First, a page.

Last Saturday, Arlington’s Artisphere became the setting for Countdown to Yuri’s Night, an annual event honoring the first man in space. The featured attraction was the “Burlesque Space Show,” with 4 burlesque performers squeezed into a staged Star Trek parody. If you ever wanted to see Lieutenant Uhura take it all off, this was your big chance. The hero of the play was Drinkbot, a robot in the image of Klaus Nomi, with a supply of beers stored in his chest. The evening also featured two terrific bands, the otherworldly Atomic Mosquitos and party band Eastern Standard Time. Other entertainments included the Death Star Drill Team, a live-action game of tetris, a moonbounce, and an art show. The highlight of the costume contest was a man in drag as Yuri’s elderly mother. A spirit of geeky, nerdy fun made it almost as memorable as a trip into orbit.
The new data for the first quarter of Capital Bikeshare open data has been posted; I picked the busiest day thus far, on Friday, March 23, 2012, and made a movie showing the bikes zipping through Washington, DC. That Friday saw 8,362 trips. Of those, 606 (7%) were to and from the same station; I did not include those trips in the movies. This 96-second animation samples CaBi trips for a 24-hour period every 30 seconds. Registered users are shown with dots that fade from blue to purple; casual users have dots that fade from green to yellow.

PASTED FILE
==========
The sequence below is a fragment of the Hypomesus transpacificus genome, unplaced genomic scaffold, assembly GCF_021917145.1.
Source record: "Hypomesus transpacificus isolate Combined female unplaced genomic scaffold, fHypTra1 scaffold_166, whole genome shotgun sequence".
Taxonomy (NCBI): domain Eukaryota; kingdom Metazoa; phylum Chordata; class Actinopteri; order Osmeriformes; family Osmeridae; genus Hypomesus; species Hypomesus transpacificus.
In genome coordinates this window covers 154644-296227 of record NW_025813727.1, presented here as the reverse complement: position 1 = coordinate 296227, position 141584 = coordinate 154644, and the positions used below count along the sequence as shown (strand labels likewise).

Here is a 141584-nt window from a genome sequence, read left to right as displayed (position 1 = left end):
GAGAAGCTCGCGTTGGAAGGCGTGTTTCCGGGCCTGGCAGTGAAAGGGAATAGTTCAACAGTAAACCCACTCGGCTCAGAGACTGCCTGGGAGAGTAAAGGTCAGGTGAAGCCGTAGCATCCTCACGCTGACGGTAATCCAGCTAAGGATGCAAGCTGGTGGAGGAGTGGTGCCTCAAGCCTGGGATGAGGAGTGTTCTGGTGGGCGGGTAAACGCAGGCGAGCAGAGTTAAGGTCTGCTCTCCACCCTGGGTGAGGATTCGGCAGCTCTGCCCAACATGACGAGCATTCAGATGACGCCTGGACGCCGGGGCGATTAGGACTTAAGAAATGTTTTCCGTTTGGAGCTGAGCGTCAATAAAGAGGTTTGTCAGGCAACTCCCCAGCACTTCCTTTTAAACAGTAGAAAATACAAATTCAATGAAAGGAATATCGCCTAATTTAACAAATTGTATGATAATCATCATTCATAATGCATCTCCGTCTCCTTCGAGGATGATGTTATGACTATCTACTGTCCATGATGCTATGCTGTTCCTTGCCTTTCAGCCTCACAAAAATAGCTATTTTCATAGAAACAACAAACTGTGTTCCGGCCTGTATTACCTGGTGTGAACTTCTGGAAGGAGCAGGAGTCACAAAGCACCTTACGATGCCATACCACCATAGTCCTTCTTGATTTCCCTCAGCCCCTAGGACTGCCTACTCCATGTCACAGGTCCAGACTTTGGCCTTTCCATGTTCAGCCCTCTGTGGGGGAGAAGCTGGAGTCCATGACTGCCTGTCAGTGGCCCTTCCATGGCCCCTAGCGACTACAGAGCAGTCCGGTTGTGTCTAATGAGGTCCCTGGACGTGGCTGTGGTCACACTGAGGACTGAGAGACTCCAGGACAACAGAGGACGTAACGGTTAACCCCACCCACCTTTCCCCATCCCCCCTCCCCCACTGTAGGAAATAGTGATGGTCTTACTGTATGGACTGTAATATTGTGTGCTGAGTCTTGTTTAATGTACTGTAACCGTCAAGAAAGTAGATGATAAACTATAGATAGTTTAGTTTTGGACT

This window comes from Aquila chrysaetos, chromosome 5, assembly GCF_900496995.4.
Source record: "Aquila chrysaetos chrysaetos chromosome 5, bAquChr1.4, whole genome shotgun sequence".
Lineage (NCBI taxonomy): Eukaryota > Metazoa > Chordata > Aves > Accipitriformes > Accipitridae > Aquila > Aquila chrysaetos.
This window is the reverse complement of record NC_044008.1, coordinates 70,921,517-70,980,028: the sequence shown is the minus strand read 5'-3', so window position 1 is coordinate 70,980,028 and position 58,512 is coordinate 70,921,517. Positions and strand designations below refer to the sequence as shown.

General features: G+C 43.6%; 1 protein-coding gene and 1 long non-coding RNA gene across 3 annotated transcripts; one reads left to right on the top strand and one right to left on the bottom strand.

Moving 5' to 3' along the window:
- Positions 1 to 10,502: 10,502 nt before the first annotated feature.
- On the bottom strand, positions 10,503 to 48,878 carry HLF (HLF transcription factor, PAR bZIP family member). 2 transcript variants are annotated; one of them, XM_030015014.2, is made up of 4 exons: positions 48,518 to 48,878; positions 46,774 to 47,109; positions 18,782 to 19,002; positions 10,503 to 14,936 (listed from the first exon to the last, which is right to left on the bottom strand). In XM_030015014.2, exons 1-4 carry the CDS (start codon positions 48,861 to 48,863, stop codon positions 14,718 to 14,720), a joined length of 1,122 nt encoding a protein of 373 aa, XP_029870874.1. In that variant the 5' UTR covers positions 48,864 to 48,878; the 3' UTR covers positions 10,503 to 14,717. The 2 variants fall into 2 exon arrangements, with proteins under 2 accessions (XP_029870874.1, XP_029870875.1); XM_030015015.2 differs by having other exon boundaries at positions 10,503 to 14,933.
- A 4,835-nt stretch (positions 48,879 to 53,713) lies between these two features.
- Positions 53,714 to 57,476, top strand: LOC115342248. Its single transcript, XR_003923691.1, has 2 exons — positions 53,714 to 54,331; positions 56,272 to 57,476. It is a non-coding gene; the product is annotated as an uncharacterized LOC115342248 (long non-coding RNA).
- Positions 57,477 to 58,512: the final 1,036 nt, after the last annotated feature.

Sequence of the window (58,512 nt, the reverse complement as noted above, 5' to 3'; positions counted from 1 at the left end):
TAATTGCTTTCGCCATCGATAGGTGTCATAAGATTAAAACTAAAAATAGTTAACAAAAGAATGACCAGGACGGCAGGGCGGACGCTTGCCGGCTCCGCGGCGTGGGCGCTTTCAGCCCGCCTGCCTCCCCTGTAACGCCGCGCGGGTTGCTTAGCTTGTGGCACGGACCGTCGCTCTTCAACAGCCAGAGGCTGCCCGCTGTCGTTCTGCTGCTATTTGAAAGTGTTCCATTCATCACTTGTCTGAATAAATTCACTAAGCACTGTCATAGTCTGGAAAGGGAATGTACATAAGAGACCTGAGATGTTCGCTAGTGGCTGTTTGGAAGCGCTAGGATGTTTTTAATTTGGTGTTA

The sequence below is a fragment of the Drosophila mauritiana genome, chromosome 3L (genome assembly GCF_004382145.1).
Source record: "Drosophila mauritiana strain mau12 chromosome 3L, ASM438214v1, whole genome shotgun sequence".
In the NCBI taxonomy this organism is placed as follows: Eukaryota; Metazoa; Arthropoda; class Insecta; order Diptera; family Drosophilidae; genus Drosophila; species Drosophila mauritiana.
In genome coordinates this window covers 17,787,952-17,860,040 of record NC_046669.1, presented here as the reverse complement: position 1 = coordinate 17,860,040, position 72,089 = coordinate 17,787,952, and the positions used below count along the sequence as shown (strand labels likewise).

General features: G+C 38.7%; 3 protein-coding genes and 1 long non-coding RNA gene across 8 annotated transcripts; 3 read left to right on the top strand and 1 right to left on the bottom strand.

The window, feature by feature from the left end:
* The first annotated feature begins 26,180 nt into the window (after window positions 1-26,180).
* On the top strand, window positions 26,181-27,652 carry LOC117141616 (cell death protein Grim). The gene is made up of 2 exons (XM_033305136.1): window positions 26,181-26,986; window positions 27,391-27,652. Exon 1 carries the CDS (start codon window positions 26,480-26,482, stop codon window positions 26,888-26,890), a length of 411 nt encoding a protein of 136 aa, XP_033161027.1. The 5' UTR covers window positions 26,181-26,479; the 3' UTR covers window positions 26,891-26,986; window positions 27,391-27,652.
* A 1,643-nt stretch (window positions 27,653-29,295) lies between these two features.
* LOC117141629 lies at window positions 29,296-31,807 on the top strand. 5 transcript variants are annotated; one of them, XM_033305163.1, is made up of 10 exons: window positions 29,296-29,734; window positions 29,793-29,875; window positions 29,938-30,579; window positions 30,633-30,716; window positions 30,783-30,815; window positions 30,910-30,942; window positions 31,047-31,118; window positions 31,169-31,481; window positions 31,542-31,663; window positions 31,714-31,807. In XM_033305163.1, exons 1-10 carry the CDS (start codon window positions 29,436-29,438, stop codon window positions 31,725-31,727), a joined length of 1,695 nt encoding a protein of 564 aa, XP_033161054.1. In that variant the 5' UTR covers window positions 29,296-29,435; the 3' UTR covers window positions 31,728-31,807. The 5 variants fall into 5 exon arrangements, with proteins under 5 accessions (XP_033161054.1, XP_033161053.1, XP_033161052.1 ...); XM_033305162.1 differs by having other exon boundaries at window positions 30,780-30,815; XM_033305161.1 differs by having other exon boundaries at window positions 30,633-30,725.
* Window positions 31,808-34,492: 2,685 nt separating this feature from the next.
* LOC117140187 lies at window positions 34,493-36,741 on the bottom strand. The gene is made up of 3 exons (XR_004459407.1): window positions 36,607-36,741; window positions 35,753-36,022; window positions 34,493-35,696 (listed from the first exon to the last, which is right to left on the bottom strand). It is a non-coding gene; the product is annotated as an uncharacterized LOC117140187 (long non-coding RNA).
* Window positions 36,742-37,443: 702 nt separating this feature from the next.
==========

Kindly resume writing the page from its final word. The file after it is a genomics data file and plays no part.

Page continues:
After watching CaBi movies for two days a year apart, I wanted to visually compare them side by side. In the post A Day in the Life of Capital Bikeshare I show animations of CaBi traffic the day Saturday before the last two Thanksgivings. The movie below shows CaBi traffic from November 20, 2010 with yellow dots, and November 19, 2011 with white dots.
That Saturday in 2010 had 2,180 trips, and a year later grew 58% to 3,443. While the number of trips grew, the length of the average trip shrank, from 20.3 minutes in 2010 to 16.5 minutes in 2011. A histogram on the right compares the two years side by side, and in fact there are times when the 2010 traffic is greater. But overall, the pattern is largely the same. Like before, trips that begin and end at the same station are not shown.
I made some short movies that travel back in time to show a day in the life of Washington, DC’s bike-sharing system. Using the data from Capital Bikeshare’s Trip History Data page, I looked at data for the weekend before the past two Thanksgivings. The dates are Saturday, November 20, 2010 (2,390 trips), and Saturday, November 19, 2011 (3,664 trips).
The CaBi data includes whether the rider was a casual or registered user, depending on whether the rider’s membership was for a month or longer. The movies show casual users with dots that fade from green to yellow. Registered users are represented with dots that fade from blue to purple. A histogram on the right records the number of bikes in use at each moment.
The movies exclude the trips that began and ended at the same station. (Nov 20, 2010 had 210 of these trips: 63% of them made by casual users. Casual users made up 32% of the other trips.) You will still see some dots that appear to be stationary, but they are actually moving very slowly, representing people who go far, far beyond the 30-minute time limit for free trips. » Continue Reading…